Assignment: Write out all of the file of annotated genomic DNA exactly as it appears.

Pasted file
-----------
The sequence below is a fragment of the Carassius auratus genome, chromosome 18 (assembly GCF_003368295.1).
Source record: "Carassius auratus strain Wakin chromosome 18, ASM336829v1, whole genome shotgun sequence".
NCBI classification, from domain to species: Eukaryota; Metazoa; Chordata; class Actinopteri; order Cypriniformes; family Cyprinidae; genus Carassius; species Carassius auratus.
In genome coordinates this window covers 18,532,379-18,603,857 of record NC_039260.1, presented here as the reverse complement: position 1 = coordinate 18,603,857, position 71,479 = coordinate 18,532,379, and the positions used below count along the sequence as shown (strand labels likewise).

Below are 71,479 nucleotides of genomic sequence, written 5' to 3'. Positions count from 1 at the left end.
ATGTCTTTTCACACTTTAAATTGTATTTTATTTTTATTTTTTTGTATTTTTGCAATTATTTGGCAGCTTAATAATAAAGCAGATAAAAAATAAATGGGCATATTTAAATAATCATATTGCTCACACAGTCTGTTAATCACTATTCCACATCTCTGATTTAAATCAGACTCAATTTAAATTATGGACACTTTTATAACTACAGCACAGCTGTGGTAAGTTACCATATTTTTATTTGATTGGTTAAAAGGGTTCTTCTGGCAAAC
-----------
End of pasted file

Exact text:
The sequence below is a fragment of the Carassius auratus genome, chromosome 18 (assembly GCF_003368295.1).
Source record: "Carassius auratus strain Wakin chromosome 18, ASM336829v1, whole genome shotgun sequence".
NCBI classification, from domain to species: Eukaryota; Metazoa; Chordata; class Actinopteri; order Cypriniformes; family Cyprinidae; genus Carassius; species Carassius auratus.
In genome coordinates this window covers 18,532,379-18,603,857 of record NC_039260.1, presented here as the reverse complement: position 1 = coordinate 18,603,857, position 71,479 = coordinate 18,532,379, and the positions used below count along the sequence as shown (strand labels likewise).

Below are 71,479 nucleotides of genomic sequence, written 5' to 3'. Positions count from 1 at the left end.
ATGTCTTTTCACACTTTAAATTGTATTTTATTTTTATTTTTTTGTATTTTTGCAATTATTTGGCAGCTTAATAATAAAGCAGATAAAAAATAAATGGGCATATTTAAATAATCATATTGCTCACACAGTCTGTTAATCACTATTCCACATCTCTGATTTAAATCAGACTCAATTTAAATTATGGACACTTTTATAACTACAGCACAGCTGTGGTAAGTTACCATATTTTTATTTGATTGGTTAAAAGGGTTCTTCTGGCAAAC